Interview with our featured Mom of the Month
________ 1 _________
The STEM Mom: Doc, I’ve read and heard so much about your life’s story. It is such a varied and beautiful tapestry of experiences with everything from being a medical doctor, an entrepreneur, an author, a wife and a mom as well as the chancellor of a South African university!…Again, Congratulations!
What has your experience been, as a woman, fulfilling these various roles?
Dr Dlamini: I’ve had a full life and I’m truly grateful to my family for their support. As a woman you postpone some of your dreams to cater for your family needs. I got married in 4th year at the medical school and gave birth to our first child while I was doing 5th year. So I had to forego specialising to ensure I slept at home every day when the kids were still young. I don’t regret the sacrifice, my family needed my attention. I opened a medical practice in the township where we lived in the 90s. The experience was fulfilling. As a woman in whatever field you choose, you have to prove yourself, you have to work harder than your male counterparts. If you add race to the mix, the burden trebles.
________ 2 _________
The STEM Mom: You’ve researched and written about the topic of gender equality. You and I have spoken on previous occasion around the lack of female representation within the STEM community.
Within our own community of moms at The STEM Moms Club, we’ve heard from women who have had various unhealthy experiences related to gendered stereotypes, sexual harassment as well as a lack of maternity and paternity policies within their work environment. These barriers make our field trickier to navigate.
How do you encourage women into STEM fields or to remain in STEM; whilst also being aware of the slow rate of progress, specifically with the underrepresentation of women in STEM as a global issue?
Dr Dlamini: That’s true. Though women in STEM are in the minority; the numbers are improving. The trailblazers in life have a lot of heavy lifting to do to open the path and change stereotypes.
As a young doctor in the 80s people thought because I’m a woman, I could only be a nurse. We had to work hard to change the gender stereotype and gain people’s trust. It has improved since. Each one of us as women, have to make it our business to work hard and change the stereotype.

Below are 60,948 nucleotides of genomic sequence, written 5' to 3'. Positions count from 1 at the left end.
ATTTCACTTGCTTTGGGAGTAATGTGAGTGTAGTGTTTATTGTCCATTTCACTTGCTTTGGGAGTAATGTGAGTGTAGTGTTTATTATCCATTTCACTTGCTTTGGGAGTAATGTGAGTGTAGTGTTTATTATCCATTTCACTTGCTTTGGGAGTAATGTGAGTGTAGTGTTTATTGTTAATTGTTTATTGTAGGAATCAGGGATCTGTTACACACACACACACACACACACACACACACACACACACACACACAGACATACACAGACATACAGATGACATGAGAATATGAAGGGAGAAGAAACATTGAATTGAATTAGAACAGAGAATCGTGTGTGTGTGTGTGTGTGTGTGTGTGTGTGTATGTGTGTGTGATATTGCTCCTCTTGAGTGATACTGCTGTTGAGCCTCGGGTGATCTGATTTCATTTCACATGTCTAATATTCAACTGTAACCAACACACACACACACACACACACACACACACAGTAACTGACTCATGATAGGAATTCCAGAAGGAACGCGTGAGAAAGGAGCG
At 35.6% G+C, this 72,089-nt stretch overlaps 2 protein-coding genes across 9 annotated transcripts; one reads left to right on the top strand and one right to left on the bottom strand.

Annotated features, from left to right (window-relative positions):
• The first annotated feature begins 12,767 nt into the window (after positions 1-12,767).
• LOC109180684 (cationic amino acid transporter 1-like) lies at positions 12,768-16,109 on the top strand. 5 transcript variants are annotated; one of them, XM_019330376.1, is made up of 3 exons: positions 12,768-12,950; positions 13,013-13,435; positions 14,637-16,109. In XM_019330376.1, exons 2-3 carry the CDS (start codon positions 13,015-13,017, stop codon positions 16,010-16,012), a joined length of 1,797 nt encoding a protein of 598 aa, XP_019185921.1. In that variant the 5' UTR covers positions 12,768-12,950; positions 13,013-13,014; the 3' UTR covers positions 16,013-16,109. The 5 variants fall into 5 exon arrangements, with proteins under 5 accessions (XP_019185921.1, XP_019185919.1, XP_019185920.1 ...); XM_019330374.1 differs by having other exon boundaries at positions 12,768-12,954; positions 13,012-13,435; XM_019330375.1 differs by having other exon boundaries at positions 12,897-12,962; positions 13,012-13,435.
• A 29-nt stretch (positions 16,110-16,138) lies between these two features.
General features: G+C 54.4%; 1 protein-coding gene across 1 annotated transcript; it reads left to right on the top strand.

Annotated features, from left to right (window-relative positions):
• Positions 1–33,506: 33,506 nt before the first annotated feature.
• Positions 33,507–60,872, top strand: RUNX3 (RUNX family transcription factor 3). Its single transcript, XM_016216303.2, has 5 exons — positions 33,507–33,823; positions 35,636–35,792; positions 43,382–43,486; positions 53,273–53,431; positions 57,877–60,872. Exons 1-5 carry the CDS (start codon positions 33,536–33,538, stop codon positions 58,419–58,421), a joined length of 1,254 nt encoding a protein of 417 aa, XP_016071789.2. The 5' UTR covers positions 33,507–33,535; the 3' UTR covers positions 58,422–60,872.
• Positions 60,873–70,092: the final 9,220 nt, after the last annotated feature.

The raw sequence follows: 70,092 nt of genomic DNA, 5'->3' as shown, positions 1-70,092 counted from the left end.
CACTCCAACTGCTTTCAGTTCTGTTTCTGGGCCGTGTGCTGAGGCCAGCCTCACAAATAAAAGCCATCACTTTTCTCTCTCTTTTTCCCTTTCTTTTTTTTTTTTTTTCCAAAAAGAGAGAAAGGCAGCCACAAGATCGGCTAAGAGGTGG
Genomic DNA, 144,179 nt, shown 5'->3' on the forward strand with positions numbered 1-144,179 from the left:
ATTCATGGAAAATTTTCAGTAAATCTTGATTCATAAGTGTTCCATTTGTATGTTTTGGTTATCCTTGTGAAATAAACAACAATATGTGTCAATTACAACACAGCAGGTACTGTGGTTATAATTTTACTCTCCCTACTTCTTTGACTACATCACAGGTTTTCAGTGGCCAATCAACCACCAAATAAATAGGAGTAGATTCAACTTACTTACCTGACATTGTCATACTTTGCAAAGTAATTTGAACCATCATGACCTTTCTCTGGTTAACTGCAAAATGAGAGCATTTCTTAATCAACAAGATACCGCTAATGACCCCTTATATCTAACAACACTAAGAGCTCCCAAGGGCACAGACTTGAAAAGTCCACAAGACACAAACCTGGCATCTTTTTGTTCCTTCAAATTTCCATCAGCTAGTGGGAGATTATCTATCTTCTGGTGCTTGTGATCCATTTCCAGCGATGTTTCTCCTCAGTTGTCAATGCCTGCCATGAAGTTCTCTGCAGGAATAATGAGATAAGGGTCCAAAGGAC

There is strength in numbers. So it’s important to invite more women to the sector, to stick to the cause to reach leadership positions. When there are more of us in leadership positions, we’ll be able to change the status quo. Sometimes by just being in a position and performing your task well, you allow leadership to be more accessible to young people. We also need to galvanise support from men in leadership to assist with levelling the playing field. We can’t do it alone. We beat apartheid in this country because we worked hard together to dismantle it. We need the same effort and determination, if not more, to win the gender battle.
________ 3 ________
The STEM Mom: We’ve seen the recent figures released regarding the rather alarming number of unemployed youth in our country. Some of our STEM moms have spoken about the difficulty in moving companies due to a fear of not finding alternate employment or having to create alternate career paths whilst waiting for that ideal role. Many moms would love to return to the field that they originally started in, but there doesn’t seem to be a way back in.
Having worked as both a professional and as an entrepreneur, what would you say to them?
Dr Dlamini: We are going through difficult times as a country, but also globally. Our economy contracted by more than 3% in the first quarter of 2019. We’ve had pedestrian growth over the past few years. We need economic growth in order to create sustainable jobs, an inclusive transformed economy and to eradicate inequality.